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Press Start: Lead an Empowered Life as a Clinical Laboratorian

What's your elevator speech?

Published August 31, 2011 9:51 PM by Glen McDaniel


What's your elevator speech? It is very important to be able to articulate in a few succint words who you are and what you. Most of us have heard the term elevator speech before. But if you haven't, it is a short description of who you are, what you do, or the important argument you wish to make to a decision maker-all presented in the time it takes for an elevator ride.

How did this term originate? Well in most organizations it might be difficult to get an appointment with upper management or someone who can make a difference in your career. However we sometimes run into that important person in an elevator.

Generally people who share an elevator ride avoid speaking or making eye contact. Sometimes they will make small talk about the weather and might even ask "What do you do?" or "What department do you work in?" In any event during that brief encounter you have a captive audience and can tell your story effectively. But you must be ready.

As laboratorians we have an especially difficult time explaining what we do. We sometimes mention "working in the lab," or "doing lab work". Neither phrase explains who we are, what skills we use and how important our role is.

My friend and colleague, Sheri Gon, a professor at the University of Hawaii, recently shared with me that her elevator speech is   "Medical Laboratory Scientists take the guesswork out of medicine." That says quite a lot in just a few words, doesn't it?

Another good one I have heard is something along the lines of  "I am a medical lab scientist. I analyze patient specimens to provide vital information the physician uses to diagnose and treat a disease. In fact, over 70 percent of medical decisions are based on the information my colleagues and I provide." 

If you were a curious bystander, family member or friend wouldn't you want to hear more?

It could be that you want to pitch an idea to an administrator or other decision-maker about some new perk for the laboratory. Already predisposed to cost savings and being petitioned by many departments competing for his attention and funds, he needs to hear in a few sentences why he should expend time and resources on you and your colleagues.

Whether you want to sell yourself, brand yourself, pitch an idea or simply educate, make sure you have your elevator speech prepared and ready to go. Your future might well depend on it.


Have you ever heard the expression that someone is always "on'? That comes from the showbiz reference

November 18, 2012 12:54 PM

On Monday the country celebrates the birthday of Martin Luther King Jr. Although King was actually born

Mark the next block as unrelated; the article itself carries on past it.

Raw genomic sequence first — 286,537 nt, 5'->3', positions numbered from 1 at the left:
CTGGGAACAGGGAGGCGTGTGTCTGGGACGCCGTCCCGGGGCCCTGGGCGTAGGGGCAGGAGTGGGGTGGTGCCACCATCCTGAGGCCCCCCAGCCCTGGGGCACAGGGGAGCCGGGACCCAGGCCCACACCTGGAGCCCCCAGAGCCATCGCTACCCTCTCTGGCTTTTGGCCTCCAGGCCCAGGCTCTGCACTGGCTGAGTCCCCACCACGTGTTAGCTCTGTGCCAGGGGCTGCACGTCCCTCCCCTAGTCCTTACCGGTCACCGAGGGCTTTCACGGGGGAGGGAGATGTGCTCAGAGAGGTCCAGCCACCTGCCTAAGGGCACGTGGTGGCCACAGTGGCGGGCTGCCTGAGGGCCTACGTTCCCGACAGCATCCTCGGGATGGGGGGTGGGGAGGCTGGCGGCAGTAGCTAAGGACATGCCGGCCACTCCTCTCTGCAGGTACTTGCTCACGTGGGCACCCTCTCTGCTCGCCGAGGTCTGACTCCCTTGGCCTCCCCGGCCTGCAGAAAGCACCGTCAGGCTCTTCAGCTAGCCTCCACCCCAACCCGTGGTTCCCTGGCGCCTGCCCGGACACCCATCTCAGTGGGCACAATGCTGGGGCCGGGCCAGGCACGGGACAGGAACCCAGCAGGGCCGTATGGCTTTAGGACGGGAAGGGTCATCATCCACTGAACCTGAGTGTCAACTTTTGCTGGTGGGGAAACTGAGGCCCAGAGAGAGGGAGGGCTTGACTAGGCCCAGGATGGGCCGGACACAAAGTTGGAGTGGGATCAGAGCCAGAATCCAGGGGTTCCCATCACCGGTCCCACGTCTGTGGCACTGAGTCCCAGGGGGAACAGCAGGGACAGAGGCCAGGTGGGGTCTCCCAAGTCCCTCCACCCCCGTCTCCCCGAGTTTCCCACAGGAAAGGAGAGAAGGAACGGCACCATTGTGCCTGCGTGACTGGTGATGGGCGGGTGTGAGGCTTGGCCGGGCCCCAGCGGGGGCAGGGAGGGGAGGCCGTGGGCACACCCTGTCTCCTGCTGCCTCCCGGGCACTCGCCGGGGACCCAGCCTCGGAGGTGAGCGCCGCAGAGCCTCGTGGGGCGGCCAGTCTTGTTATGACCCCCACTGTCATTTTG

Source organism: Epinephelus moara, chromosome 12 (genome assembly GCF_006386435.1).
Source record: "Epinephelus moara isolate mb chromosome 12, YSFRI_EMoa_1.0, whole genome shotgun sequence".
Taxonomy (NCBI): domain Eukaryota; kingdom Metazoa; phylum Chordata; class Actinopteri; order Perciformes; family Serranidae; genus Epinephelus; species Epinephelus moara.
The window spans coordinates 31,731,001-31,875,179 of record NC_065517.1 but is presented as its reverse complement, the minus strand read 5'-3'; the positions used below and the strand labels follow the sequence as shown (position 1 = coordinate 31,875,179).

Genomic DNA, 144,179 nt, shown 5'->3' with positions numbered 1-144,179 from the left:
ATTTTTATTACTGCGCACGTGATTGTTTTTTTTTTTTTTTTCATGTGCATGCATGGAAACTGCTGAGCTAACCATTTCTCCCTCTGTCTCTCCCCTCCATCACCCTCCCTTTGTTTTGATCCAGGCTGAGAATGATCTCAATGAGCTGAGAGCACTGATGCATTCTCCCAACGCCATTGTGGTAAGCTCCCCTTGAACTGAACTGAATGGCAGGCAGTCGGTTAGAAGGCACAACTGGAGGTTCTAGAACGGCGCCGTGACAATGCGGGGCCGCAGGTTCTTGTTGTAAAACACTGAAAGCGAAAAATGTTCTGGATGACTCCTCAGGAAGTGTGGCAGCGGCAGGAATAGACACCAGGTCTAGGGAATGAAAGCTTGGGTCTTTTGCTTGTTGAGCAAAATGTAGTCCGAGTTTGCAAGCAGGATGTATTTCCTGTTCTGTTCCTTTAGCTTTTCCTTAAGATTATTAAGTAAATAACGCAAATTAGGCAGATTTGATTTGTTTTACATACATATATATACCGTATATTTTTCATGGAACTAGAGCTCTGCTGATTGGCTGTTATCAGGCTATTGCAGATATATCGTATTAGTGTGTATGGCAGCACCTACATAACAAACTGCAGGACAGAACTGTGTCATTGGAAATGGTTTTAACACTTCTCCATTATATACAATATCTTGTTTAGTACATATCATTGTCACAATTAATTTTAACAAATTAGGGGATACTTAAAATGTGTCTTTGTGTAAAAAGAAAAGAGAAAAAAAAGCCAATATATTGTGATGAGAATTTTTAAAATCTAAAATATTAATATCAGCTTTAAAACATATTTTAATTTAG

January 14, 2012 2:30 PM

Reshonda, thanks for your comment. It is understandable to be nervous when speaking in public or selling yourself in some way. It's difficult coming up with one "catch all" speech. In fact I would suggest consciously thinking about (and writing down) your subject, goal and audience. Those three factors  will dictate not just the content, but also the language and tone you use.

For example, when you are considering your be clear about whether you are trying to brand yourself, inform, pitch/sell yourself or an idea, convince, or educate. What feeling do you want to leave the decision maker with: "I want to know more, " "This person can fill some need I have," or even "Now I know who this person is."  There could be others, these are just examples.

In terms of delivery, try to speak clearly and slowly (I know you only have a few minutes, but you want to appear confident and in control). Deliver the speech naturally (even though you have rehearsed it). Make eye contact. Smile.

Before you deliver the speech, prepare by rehearsing it and asking a valued colleague or family member for an honest critique. Ask them if your speech is likley to meet your goal. Be willing to adjust/revise  as necessary.

That seems like a lot of thought and energy for  a short speech. But that degree of introspection, thought and preparation are necessary for a natural effective delivery.

Glen McDaniel September 1, 2011 10:53 PM

My problem is not that I get so nervous. Also I am not sure what words will convince the person in such a short time. I have met the CEO in the hallway of the hospital but you  hardly have time to say hello. If they are in the elevator by the time I collect myself they are gone. I mean what couple sentences can I memorize to use?

Reshonda , MT September 1, 2011 6:46 PM
Patterson NJ

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